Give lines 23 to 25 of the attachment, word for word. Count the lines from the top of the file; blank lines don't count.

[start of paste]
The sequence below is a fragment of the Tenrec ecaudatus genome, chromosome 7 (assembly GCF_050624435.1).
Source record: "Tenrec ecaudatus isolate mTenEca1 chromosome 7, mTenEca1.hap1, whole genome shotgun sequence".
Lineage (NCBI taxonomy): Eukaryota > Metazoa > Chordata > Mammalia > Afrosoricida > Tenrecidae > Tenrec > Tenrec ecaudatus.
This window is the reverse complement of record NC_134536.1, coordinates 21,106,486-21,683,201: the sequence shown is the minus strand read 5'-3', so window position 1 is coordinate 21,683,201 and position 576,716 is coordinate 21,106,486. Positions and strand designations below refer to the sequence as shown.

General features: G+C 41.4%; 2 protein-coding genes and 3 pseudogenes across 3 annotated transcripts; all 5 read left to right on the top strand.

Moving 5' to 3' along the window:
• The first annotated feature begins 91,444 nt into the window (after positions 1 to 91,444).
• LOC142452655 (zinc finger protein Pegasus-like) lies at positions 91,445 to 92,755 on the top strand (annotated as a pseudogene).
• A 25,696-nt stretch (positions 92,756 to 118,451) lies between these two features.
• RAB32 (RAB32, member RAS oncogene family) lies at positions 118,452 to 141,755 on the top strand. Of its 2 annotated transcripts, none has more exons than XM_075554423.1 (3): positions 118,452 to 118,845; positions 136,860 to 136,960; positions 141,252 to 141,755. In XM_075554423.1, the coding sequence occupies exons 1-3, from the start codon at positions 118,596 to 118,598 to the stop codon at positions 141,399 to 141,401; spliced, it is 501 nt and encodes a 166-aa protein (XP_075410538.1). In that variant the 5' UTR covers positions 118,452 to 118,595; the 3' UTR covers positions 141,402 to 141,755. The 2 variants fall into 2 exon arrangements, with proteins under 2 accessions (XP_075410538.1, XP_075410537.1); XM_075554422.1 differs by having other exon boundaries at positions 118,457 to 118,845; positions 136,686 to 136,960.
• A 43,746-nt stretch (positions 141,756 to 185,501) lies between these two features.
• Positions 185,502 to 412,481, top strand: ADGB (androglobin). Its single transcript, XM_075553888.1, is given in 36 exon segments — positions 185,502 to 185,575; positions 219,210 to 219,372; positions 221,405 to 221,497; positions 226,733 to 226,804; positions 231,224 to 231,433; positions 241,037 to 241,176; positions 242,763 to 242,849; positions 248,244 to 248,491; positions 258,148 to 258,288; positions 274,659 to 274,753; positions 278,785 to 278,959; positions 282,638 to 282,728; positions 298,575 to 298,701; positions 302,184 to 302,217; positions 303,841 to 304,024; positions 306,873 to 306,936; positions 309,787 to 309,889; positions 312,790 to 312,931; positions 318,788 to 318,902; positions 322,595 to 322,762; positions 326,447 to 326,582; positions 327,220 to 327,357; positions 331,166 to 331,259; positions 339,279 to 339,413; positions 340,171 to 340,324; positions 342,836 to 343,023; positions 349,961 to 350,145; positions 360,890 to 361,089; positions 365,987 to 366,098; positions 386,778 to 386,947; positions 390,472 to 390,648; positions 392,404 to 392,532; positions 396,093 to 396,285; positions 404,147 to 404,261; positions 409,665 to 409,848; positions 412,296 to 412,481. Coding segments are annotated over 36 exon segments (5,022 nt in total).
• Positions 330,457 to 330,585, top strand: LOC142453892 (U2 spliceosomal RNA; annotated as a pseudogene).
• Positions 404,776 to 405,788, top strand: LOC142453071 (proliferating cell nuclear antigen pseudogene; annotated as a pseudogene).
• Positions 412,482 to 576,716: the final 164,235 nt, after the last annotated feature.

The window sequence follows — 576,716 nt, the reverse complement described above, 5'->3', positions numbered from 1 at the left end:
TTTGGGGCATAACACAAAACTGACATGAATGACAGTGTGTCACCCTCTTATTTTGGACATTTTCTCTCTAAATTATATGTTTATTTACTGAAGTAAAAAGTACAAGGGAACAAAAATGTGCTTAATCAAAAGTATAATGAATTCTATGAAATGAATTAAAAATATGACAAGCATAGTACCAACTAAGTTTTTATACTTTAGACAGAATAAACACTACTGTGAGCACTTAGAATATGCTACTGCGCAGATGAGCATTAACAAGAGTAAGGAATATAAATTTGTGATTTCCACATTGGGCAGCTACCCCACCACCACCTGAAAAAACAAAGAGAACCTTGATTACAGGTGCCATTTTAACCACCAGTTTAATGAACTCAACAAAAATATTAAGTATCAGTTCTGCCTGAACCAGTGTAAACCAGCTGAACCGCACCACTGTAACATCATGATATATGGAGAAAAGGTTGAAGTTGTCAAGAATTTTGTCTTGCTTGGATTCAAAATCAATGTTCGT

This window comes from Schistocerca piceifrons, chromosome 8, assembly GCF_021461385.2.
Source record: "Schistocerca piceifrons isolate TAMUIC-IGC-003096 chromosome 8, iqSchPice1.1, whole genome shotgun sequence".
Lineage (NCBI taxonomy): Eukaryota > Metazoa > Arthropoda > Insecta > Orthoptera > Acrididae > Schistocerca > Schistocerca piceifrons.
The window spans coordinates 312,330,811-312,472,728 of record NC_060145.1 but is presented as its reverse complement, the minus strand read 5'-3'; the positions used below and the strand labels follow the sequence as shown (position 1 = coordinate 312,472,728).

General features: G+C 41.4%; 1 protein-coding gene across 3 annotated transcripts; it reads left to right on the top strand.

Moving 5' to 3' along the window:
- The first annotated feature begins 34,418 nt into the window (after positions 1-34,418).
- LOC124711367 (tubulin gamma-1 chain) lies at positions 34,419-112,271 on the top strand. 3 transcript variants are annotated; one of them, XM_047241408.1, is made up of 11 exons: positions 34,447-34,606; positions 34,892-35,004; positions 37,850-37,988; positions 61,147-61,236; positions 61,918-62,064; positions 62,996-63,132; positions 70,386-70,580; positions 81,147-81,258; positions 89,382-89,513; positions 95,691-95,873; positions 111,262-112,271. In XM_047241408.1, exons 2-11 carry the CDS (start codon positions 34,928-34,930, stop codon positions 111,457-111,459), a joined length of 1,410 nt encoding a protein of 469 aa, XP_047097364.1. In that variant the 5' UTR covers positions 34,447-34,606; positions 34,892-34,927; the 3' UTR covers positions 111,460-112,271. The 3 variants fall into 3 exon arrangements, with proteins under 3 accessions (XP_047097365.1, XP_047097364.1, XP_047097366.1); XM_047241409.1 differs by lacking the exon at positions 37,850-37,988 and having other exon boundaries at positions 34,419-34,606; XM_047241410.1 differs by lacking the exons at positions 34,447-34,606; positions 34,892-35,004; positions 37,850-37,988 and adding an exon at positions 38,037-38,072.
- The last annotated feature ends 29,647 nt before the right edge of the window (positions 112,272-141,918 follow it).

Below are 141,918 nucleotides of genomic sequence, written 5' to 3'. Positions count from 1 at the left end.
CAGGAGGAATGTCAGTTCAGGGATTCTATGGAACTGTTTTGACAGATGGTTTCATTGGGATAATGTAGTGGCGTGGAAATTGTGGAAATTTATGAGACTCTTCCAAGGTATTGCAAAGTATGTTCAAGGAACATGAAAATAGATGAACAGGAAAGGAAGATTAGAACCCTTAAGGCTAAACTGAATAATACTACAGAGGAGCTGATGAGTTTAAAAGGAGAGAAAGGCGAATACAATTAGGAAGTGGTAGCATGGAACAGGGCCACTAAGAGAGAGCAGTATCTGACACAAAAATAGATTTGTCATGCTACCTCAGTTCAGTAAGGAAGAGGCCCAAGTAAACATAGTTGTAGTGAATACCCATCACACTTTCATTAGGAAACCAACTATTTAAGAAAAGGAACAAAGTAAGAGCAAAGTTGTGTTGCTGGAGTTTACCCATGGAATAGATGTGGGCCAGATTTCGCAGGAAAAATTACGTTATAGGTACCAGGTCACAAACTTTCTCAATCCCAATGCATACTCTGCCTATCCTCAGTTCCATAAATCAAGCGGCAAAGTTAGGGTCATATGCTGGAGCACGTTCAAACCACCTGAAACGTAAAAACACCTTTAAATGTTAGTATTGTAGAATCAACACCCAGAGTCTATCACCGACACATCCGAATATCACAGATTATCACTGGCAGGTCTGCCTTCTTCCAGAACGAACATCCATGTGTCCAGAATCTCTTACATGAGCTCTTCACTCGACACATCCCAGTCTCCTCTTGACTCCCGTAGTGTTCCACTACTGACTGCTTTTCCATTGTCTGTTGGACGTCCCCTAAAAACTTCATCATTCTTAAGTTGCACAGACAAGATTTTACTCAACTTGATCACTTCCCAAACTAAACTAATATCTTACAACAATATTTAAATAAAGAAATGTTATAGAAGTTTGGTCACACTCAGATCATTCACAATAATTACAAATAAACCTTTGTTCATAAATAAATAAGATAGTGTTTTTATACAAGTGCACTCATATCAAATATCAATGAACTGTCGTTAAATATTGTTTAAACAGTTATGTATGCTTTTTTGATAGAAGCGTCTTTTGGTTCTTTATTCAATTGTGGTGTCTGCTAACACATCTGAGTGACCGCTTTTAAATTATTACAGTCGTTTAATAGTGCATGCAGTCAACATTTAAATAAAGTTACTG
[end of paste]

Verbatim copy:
Moving 5' to 3' along the window:
- The first annotated feature begins 34,418 nt into the window (after positions 1-34,418).
- LOC124711367 (tubulin gamma-1 chain) lies at positions 34,419-112,271 on the top strand. 3 transcript variants are annotated; one of them, XM_047241408.1, is made up of 11 exons: positions 34,447-34,606; positions 34,892-35,004; positions 37,850-37,988; positions 61,147-61,236; positions 61,918-62,064; positions 62,996-63,132; positions 70,386-70,580; positions 81,147-81,258; positions 89,382-89,513; positions 95,691-95,873; positions 111,262-112,271. In XM_047241408.1, exons 2-11 carry the CDS (start codon positions 34,928-34,930, stop codon positions 111,457-111,459), a joined length of 1,410 nt encoding a protein of 469 aa, XP_047097364.1. In that variant the 5' UTR covers positions 34,447-34,606; positions 34,892-34,927; the 3' UTR covers positions 111,460-112,271. The 3 variants fall into 3 exon arrangements, with proteins under 3 accessions (XP_047097365.1, XP_047097364.1, XP_047097366.1); XM_047241409.1 differs by lacking the exon at positions 37,850-37,988 and having other exon boundaries at positions 34,419-34,606; XM_047241410.1 differs by lacking the exons at positions 34,447-34,606; positions 34,892-35,004; positions 37,850-37,988 and adding an exon at positions 38,037-38,072.